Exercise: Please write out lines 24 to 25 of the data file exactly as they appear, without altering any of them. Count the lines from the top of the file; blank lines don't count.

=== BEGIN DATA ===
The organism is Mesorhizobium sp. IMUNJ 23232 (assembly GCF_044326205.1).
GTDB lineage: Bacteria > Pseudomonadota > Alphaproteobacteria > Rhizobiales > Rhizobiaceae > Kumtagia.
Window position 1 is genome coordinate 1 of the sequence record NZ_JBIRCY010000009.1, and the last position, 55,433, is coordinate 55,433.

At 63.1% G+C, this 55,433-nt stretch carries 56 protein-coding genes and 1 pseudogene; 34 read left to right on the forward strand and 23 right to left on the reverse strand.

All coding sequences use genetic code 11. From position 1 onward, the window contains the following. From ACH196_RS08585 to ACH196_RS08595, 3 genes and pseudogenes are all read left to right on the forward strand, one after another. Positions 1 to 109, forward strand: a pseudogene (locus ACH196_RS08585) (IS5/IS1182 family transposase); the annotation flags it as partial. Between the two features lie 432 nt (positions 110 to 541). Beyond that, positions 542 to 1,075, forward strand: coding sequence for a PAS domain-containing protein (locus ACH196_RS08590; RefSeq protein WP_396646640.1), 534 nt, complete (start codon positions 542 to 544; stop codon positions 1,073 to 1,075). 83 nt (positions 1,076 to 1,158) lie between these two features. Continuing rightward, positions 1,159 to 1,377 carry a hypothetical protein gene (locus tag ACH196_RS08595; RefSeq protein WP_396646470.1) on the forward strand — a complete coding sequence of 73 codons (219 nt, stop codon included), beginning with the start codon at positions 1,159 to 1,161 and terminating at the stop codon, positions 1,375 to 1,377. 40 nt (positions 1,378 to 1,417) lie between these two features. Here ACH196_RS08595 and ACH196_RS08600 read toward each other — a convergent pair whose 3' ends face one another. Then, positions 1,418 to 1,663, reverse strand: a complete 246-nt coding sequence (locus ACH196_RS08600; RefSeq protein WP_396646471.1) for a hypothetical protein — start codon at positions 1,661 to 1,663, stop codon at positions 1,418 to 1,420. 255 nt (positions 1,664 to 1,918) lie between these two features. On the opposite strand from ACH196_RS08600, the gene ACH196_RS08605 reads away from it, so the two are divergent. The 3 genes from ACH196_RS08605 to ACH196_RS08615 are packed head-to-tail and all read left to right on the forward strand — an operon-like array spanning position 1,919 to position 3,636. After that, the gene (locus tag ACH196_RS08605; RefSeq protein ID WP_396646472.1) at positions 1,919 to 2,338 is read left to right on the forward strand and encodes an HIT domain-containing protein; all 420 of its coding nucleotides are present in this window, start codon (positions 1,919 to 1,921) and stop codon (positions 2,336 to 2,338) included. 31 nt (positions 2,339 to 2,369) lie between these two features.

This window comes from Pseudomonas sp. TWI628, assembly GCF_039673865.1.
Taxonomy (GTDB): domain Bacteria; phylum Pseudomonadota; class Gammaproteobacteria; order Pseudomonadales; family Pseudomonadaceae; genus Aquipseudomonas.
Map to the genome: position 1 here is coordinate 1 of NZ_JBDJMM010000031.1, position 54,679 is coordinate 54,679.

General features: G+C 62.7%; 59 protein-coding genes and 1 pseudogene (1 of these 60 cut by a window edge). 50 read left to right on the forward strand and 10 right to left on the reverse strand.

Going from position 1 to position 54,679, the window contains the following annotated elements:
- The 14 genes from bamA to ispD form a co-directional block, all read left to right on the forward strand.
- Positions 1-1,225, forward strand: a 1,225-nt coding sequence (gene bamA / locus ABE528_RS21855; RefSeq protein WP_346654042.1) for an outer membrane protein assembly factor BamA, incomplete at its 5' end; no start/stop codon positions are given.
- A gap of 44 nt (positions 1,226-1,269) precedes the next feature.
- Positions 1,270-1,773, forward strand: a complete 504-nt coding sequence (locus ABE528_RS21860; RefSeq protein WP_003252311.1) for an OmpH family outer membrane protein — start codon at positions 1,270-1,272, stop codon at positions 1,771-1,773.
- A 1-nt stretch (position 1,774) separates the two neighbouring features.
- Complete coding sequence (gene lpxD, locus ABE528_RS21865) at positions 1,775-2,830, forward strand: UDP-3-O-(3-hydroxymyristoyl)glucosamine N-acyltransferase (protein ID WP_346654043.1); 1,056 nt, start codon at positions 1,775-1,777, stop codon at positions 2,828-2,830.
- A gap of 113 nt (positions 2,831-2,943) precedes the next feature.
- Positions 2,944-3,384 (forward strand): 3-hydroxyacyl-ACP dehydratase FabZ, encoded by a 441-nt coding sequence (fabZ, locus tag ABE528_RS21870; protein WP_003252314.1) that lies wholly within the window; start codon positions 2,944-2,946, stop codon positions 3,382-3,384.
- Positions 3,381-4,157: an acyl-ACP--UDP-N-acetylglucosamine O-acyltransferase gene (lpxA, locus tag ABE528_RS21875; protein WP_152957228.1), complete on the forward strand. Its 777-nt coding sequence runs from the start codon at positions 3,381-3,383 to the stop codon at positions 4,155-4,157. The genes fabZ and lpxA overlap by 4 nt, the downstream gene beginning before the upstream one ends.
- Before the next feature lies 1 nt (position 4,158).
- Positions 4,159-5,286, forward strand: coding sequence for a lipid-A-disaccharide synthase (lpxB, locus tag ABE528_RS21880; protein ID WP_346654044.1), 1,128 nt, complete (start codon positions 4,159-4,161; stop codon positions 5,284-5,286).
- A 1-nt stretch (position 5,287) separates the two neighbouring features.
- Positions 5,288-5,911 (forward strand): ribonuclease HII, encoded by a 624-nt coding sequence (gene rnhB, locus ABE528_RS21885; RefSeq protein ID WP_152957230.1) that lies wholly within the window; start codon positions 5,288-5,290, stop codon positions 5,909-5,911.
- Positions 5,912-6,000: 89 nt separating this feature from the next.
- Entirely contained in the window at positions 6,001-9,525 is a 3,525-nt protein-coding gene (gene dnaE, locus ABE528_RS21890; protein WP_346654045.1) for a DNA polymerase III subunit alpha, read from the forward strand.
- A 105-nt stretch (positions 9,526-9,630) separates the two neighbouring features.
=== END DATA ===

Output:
- Positions 5,912-6,000: 89 nt separating this feature from the next.
- Entirely contained in the window at positions 6,001-9,525 is a 3,525-nt protein-coding gene (gene dnaE, locus ABE528_RS21890; protein WP_346654045.1) for a DNA polymerase III subunit alpha, read from the forward strand.